Charles S. Abrams, MD
Associate Chief, Division of Hematology-Oncology, University of Pennsylvania
For many of us, the approach of the month of August reminds us of the end of long vacations during childhood. Now that we are hematologists, the approach of this month also reminds us of the deadline for abstract submissions to the ASH annual meeting. As the Secretary of our Society, I thought that I would remind everyone about the top 10 most important things you should know about your ASH abstract submissions.
10. Jury of your peers – This year, there are 420 reviewers, including 70 coordinating reviewers, who were carefully selected because of their expertise in one of the 56 distinct scientific categories. They are divided into teams made up of six members who evaluate the abstracts in their assigned category. Every effort is made to ensure that each individual team is composed of reviewers from geographically diverse institutions. To encourage fairness, the reviewers do not see the names of the authors or their affiliations. Once the reviewers have given a priority score to all of their assigned abstracts and the scores are averaged, the reviewers have a teleconference to select the proposed oral and poster sessions, which they submit for review by the ASH Program Committee. The Program Committee also reviews the top-scoring abstracts and selects six that will be presented at the Plenary Scientific Session.
9. How many abstracts are accepted for presentation? – Although the exact numbers vary from year to year, the data from the 2009 annual meeting are representative of our recent meetings. In 2009, a total of 5,498 abstracts were submitted to ASH. Of those abstracts, 18 percent (978 abstracts) were chosen for presentation at an oral session, and another 57 percent (3,119 abstracts) were presented as a poster.
8. New science only – Information that has already been published or presented at another meeting will not be accepted. (Occasionally, there may be exceptions. Carefully read the "Eligibility" section under 2010 Call for Abstracts on the ASH website.) ASH now uses software that compares each abstract with previously published or presented abstracts.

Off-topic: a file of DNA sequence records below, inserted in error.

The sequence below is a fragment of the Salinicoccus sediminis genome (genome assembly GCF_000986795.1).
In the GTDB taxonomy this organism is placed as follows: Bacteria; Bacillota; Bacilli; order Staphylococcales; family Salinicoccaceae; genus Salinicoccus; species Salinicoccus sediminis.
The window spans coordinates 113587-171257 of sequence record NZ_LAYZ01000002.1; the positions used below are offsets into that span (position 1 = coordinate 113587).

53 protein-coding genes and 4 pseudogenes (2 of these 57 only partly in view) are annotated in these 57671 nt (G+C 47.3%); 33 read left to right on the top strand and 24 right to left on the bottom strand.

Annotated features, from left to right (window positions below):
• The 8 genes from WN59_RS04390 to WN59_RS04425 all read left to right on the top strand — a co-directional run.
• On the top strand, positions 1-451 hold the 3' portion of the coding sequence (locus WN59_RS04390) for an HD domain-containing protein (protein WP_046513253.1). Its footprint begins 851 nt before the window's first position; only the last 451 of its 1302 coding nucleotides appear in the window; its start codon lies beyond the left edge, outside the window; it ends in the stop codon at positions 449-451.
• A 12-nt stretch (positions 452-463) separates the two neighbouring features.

7. Grammar and data count – Keep in mind that an abstract that is clearly written is the best way to effectively communicate what you have accomplished. An abstract that is not clear and concise may not receive a good score. If appropriate, abstracts that include actual data with statistical analysis are easier for reviewers to assess than those containing general statements such as "increased," "decreased," or "improved."
6. Figures – If you plan to include a figure, pay close attention to the file types that are acceptable. Otherwise, your figure(s) may not be viewable to the reviewers.
5. What is not acceptable? – The same study cannot be submitted as multiple abstracts. Abstracts that have been presented elsewhere are also not acceptable. Abstracts that have been deemed unethical by the review committee are also excluded from further consideration.
4. ASH member or sponsor – One of the authors must be a current member of ASH. Otherwise, you will need a sponsor who is a member. Remember to have this information ready at the time of your submission.
3. Choose your category wisely – You are responsible for choosing the scientific category that best fits your abstract. Occasionally, an abstract scores poorly because it was submitted to an inappropriate category. Abstracts will not be re-assigned to a category different from the one chosen by the corresponding author.
2. Special consideration – If you feel you have an unusual case that deserves consideration, please state it clearly. For example, if a small portion of the abstract was already published or was presented previously, explain the situation to the reviewers. It is far better to state the rationale for requesting a special consideration, rather than leaving it unaddressed.
1. Remember the deadline approaches quickly – ASH will accept abstracts from June 14 – August 12. Just like the end of those childhood summer vacations, the due date approaches quickly. If your work is ready, it will be far less stressful to submit your abstract early, rather than to wait until the last minute.
Good luck with your abstracts. I hope to see you at the annual meeting in Orlando this December.
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